Press Release, 12/04/2013Helping Families Make Tough Health Care Decisions: Innovation at CHEO changes young lives around the world.
Click here to read the full announcement.The Ottawa Citizen - December 4, 2013CHEO leads way in involving families in care decisions
By Elizabeth Payne
OTTAWA — Doctors don’t always know best, it turns out; sometimes patients and their families know better.
That is the theory behind the revolution in patient-centred decision making. When patients, and their families, play a role in making informed decisions about health care, their health often improves, research is finding.The theory has long been used to improve care and outcomes for adults. The Ottawa Hospital has led the way. Its research institute established the Patient Decision Aids Research Group in 1995. But the concept of patient-centred decision making has seldom been applied to children.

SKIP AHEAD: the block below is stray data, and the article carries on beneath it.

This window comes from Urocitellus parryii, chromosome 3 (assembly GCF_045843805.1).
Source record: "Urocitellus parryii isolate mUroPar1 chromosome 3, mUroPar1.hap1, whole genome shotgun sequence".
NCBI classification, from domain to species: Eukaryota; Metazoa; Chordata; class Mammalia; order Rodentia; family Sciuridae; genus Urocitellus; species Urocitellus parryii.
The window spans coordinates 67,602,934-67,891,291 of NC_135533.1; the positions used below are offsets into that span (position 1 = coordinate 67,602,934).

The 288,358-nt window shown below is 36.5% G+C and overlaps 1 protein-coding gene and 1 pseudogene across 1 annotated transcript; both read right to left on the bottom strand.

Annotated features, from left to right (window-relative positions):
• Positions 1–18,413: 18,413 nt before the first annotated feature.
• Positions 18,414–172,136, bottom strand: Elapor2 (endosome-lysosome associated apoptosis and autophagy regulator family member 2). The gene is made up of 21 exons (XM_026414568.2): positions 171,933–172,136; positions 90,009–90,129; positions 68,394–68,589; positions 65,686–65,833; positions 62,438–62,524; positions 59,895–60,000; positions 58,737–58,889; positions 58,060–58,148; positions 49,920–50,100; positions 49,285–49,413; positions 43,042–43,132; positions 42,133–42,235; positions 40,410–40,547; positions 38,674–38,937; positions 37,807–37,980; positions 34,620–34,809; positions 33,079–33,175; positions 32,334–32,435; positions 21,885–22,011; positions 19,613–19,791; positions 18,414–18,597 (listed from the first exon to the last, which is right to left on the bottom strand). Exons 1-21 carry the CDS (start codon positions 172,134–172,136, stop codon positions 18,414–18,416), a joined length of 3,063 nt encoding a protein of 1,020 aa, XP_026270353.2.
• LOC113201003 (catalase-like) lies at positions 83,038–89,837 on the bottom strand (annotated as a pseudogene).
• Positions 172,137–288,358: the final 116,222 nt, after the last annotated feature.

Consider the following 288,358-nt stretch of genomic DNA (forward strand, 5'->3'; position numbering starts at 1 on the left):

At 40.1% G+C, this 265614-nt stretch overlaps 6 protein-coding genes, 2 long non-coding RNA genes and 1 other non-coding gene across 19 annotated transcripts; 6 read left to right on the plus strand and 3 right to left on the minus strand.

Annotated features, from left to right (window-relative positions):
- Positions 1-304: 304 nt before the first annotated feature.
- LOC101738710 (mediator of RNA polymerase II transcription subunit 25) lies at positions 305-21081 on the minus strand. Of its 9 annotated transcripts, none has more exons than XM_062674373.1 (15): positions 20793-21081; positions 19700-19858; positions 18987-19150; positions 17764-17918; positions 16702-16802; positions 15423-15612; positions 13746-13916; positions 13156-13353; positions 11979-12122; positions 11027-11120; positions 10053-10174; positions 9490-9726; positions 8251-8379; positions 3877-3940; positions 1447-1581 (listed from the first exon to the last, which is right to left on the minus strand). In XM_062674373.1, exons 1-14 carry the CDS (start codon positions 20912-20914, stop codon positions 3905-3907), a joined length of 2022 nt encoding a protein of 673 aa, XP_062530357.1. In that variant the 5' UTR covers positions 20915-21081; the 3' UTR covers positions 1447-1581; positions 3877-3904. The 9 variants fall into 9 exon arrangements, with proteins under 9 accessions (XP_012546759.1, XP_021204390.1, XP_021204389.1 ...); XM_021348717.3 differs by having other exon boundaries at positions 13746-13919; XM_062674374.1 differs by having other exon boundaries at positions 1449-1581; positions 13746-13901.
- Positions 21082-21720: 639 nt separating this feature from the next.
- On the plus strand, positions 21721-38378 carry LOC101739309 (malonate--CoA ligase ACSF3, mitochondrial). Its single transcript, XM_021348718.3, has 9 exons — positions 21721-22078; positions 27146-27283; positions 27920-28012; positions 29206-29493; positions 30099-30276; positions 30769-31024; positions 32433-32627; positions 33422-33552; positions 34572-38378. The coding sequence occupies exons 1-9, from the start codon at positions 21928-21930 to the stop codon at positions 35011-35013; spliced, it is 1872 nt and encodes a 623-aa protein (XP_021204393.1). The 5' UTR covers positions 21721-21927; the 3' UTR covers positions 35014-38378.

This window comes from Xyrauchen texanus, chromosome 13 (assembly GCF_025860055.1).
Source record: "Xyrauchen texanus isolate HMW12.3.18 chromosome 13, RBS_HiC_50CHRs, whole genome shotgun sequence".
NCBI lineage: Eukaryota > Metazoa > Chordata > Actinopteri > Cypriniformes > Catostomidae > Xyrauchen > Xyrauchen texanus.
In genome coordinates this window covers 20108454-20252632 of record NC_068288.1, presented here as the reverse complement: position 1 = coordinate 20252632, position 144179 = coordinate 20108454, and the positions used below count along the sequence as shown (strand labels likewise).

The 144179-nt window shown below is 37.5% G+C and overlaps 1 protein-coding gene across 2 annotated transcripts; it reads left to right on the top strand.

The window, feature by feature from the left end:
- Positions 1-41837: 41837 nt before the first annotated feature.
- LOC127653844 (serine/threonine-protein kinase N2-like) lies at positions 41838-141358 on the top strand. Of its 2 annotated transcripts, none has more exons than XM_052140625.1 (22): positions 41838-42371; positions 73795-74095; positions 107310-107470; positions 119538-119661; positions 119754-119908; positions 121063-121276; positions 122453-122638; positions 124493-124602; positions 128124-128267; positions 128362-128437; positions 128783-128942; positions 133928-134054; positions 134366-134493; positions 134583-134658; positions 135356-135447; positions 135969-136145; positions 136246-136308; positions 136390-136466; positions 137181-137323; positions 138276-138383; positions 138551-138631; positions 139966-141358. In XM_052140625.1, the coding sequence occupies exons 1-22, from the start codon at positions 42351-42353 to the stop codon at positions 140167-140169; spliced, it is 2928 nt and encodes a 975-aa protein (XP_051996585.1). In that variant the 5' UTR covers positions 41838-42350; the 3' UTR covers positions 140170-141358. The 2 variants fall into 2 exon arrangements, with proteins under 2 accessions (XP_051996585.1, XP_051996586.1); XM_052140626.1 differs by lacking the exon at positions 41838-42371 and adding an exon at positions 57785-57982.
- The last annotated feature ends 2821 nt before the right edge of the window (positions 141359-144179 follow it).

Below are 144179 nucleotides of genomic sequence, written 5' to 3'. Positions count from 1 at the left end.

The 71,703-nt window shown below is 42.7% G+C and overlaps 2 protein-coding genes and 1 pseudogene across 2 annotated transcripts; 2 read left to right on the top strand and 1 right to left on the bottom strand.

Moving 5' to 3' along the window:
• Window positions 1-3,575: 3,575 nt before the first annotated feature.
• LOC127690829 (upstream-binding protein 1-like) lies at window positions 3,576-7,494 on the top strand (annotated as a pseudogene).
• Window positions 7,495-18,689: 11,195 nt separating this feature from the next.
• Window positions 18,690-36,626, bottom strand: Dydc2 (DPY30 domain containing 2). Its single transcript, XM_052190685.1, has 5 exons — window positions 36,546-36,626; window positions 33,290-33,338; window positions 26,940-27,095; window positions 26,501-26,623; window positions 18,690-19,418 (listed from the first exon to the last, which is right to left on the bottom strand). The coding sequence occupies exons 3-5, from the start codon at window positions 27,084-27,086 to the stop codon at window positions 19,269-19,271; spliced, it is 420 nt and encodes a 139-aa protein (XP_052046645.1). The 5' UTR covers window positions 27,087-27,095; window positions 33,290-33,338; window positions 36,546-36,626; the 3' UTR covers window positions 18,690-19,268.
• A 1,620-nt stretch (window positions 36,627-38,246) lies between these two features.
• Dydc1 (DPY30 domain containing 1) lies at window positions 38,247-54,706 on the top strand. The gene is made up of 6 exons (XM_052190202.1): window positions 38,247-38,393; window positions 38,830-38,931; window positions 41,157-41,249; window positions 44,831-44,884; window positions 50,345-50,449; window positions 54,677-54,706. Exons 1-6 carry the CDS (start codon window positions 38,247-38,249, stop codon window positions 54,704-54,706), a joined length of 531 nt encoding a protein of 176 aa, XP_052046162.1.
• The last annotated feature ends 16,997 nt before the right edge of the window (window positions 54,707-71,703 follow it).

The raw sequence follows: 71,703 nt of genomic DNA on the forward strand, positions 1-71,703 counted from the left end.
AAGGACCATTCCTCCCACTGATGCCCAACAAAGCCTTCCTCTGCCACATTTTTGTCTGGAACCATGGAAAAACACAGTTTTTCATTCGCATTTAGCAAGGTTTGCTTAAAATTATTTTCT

That is changing at the Children’s Hospital of Eastern Ontario where an electronic library has recently gone online to provide material that should help families make tough decisions about their children’s’ health care.CHEO, which began working on it in 2009, now has the first pediatric hospital-wide decision support program in the world, said Dr. Margaret Lawson, medical director of CHEO’s Family Decision Services.“Patients and families are the most underutilized resources in health care. We need to listen more to what matters most to them, and to their values and experiences so they can receive the treatment that is right for them.”The idea of shared decision making, complete with a library of information and tools to help families (cheo.on.ca/en/decisionaids), is becoming a routine part of care at CHEO.Lawson calls it “a real cultural shift.” At first, she said, many health-care providers were uncomfortable with the idea of suggesting to patients that there is no perfect treatment in some cases; that there is more than one option. Choosing the right option for a patient can only be done with direct input from the patient and his or her family.“Health care professionals are no longer the only source of information,” she said. “We need to respect the information (families) bring to the table. They are the experts. They know more than anyone which benefits and harms matter most to them.”Lena Lambert says the system helped her family decide that an insulin pump would be best for her 10-year-old daughter Malorey, who was diagnosed with diabetes at 18 months.The decision to switch from injections to an insulin pump involves commitment and some changes by the patient and their families. Lambert and Malorey were given questionnaires that, along with conversations with social workers and their physician, helped them to weigh the factors involved in the switch.The family considered everything from the potential cost, to whether more frequent blood testing would be a problem, to whether Malorey would be self-conscious about having a visible sign of her diabetes.The process, she said, helped the family get involved in the decision. And, according to Lawson, that leads to better results. “If you are involved the decision, you are more likely to follow through with it,” said Lawson.When the diabetes clinic ran a pilot project on the shared decision system, it was so successful that now it will be offered to all patients and their families.Research has underlined the fact that families are not as involved in health decision making as they want to be. Research also shows that lack of family involvement contributes to unwarranted practice variation, undermines evidence-based practice and threatens patient safety, according to CHEO.“At CHEO we are committed to providing an exceptional patient experience and an important part of that is engaging kids and their parents in their treatment,” said CHEO president Alex Munter.© Copyright (c) The Ottawa CitizenCBC Radio, Ottawa Morning - 12/12/2013Click here to listen to Family Decision Services' Medical Director, Dr. Margaret Lawson interviewed on CBC Radio.